• Police (including law enforcement or Border Patrol): Mentioned in 5.3 percent of progressive posts, 7 percent of conservative posts. Conservative pages were also slightly more likely to mention the word “hero” in their posts.
  • Teachers: Mentioned three times as often by progressive pages (6.1 percent of posts) than by conservative pages (1.9 percent)
  • Prayer: Progressive pages were more likely to mention praying in their posts (3.1 percent)—sometimes in support of the victims, sometimes in criticism of the stereotyped “thoughts and prayers” responses after mass shootings—than conservatives (1.7 percent). 

The disparities between progressive and conservative pages in their willingness to mention guns in their Facebook posts after Uvalde is striking and revealing, but so too is the difference in audience engagement: 

  • Average interactions on posts from progressive-leaning pages in our database increased 80 percent when comparing the five days after the Uvalde shooting (May 25–May 29) to the five preceding days (May 19–May 23), compared with only a 6 percent increase for conservative-leaning pages.
  • This is a similar phenomenon to what we saw with conservative pages after Russia’s invasion of Ukraine, with progressive audiences engaging out of outrage and conservative audiences staying flat. This effect is also reflected in the distribution of top posts over the last two weeks, seen below.

The top ten posts from progressive pages over the last two weeks all occurred after the Uvalde shooting, with topics focused on the victims and gun violence. Mourning posts from President Joe Biden and President Barack Obama were both among the top 10, with each receiving more than 200,000 interactions. Top posts from George Takei and Occupy Democrats made the connection between the failure to protect schools from mass shootings and the conservative-led movements to ban books at the local level.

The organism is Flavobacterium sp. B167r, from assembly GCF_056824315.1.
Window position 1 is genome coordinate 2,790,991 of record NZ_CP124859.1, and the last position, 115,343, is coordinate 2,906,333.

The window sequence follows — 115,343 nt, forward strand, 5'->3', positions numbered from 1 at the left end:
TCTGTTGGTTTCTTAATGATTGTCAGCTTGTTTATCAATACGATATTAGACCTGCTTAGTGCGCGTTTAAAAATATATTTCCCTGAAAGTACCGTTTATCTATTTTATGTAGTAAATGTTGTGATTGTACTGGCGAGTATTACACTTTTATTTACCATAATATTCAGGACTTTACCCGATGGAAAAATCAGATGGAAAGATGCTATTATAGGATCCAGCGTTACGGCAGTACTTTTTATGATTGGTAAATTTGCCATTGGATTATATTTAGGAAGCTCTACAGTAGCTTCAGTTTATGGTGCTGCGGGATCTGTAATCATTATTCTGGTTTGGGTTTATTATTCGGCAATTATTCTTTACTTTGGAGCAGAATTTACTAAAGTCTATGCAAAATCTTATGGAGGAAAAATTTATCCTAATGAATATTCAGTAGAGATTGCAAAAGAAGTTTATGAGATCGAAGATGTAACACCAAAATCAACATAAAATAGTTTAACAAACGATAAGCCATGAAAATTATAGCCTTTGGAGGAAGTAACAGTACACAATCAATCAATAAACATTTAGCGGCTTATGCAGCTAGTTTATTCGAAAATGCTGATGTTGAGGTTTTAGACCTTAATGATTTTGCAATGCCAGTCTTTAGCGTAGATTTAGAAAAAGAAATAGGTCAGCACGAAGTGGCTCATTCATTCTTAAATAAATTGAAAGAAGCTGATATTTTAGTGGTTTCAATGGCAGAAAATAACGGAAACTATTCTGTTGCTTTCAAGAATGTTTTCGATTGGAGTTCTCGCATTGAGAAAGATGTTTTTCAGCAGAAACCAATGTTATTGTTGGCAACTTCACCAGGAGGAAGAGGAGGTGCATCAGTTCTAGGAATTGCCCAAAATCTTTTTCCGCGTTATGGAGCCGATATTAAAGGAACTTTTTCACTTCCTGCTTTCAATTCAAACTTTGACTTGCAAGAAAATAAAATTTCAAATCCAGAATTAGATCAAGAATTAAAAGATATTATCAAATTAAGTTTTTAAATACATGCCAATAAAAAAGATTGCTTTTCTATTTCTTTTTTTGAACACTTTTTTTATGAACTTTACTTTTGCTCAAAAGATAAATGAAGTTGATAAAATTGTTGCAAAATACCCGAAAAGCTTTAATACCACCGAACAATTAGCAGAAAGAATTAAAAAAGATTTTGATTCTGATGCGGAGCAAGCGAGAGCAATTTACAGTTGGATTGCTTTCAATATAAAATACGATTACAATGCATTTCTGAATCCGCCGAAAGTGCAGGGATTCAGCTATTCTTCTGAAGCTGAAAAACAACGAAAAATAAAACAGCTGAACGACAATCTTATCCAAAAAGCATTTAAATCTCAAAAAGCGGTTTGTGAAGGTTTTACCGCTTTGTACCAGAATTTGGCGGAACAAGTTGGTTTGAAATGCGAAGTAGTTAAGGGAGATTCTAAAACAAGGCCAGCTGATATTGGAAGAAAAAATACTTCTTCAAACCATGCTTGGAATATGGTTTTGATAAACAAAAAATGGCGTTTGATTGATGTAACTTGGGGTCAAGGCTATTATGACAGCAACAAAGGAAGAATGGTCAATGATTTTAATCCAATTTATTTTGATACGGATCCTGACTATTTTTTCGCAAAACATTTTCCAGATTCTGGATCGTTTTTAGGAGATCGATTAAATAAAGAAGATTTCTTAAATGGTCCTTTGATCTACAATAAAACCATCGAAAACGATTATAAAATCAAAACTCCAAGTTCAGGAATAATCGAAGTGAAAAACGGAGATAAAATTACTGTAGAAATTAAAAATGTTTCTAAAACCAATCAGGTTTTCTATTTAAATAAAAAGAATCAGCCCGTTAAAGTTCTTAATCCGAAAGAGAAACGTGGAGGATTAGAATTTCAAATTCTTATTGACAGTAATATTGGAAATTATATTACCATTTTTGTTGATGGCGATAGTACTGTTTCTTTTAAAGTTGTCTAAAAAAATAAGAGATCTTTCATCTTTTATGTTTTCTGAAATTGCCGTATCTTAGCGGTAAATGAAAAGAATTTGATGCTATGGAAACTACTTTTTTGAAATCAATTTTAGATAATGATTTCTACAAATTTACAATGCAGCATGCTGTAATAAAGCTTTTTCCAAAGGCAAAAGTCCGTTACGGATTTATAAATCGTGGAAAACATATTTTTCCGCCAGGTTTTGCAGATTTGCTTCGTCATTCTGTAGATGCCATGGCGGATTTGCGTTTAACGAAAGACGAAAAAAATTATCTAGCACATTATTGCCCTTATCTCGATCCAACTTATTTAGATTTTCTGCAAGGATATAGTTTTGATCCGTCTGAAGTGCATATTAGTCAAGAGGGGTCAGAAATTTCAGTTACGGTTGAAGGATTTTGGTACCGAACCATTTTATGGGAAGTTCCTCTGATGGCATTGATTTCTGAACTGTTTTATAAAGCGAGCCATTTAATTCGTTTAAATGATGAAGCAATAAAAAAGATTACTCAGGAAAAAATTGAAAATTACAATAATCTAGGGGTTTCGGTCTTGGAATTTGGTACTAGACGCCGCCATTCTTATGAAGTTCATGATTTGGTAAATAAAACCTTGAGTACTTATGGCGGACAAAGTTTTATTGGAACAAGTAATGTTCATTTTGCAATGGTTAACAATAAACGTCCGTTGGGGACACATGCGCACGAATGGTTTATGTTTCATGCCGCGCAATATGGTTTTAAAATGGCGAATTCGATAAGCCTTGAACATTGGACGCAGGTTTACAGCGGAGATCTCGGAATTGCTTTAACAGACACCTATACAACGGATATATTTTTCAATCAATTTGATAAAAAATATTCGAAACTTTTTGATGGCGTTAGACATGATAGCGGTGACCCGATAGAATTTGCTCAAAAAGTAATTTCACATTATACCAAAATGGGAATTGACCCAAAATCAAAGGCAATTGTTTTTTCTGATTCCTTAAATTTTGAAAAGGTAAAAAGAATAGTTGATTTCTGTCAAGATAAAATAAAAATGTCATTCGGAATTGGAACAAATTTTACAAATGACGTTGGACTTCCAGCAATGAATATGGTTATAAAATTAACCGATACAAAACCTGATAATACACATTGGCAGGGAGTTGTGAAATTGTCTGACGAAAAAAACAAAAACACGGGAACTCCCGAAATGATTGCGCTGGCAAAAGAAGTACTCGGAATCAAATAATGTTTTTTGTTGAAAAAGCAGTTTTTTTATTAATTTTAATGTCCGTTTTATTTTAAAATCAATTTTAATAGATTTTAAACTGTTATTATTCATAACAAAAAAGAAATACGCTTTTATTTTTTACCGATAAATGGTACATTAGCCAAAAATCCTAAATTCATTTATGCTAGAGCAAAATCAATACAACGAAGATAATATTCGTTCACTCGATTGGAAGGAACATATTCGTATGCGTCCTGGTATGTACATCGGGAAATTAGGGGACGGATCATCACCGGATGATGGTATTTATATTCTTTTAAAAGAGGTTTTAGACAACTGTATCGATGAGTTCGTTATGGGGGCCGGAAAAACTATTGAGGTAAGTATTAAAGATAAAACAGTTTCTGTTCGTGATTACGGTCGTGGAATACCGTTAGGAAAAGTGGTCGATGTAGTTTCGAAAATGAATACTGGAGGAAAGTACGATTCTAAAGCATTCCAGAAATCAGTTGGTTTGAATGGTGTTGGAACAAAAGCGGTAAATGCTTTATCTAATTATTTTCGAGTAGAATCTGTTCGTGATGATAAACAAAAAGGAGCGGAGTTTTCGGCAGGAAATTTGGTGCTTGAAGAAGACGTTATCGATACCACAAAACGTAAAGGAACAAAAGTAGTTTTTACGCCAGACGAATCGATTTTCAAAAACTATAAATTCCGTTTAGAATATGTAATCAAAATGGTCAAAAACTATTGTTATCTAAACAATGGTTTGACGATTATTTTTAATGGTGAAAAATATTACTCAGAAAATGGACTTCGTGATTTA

By comparison, only five of the top posts from conservative pages mentioned Uvalde or gun violence, with the other five coming from before May 24. However, the top conservative post by engagement was indicative of conservative messaging on Uvalde, with an image reading “Evil does not exist within a gun. It exists in the minds and hearts of those who pull the trigger for evil purposes.” It was shared more than 300,000 times—by far the highest total in our dataset. 

That’s all for today. I’ll be back in your inboxes in two weeks—until then, take care of yourselves. 

– Eric

P.S. Please forward this along to interested friends or encourage them to sign up here.

This newsletter is written by Eric Coffin-Gould (@coffingould on Twitter), with production, research, and insight from CAP Action’s fantastic digital team.

The positions of American Progress, and our policy experts, are independent, and the findings and conclusions presented are those of American Progress alone. A full list of supporters is available here. American Progress would like to acknowledge the many generous supporters who make our work possible.


Eric Coffin-Gould

Senior Director of Analytics, Digital Advocacy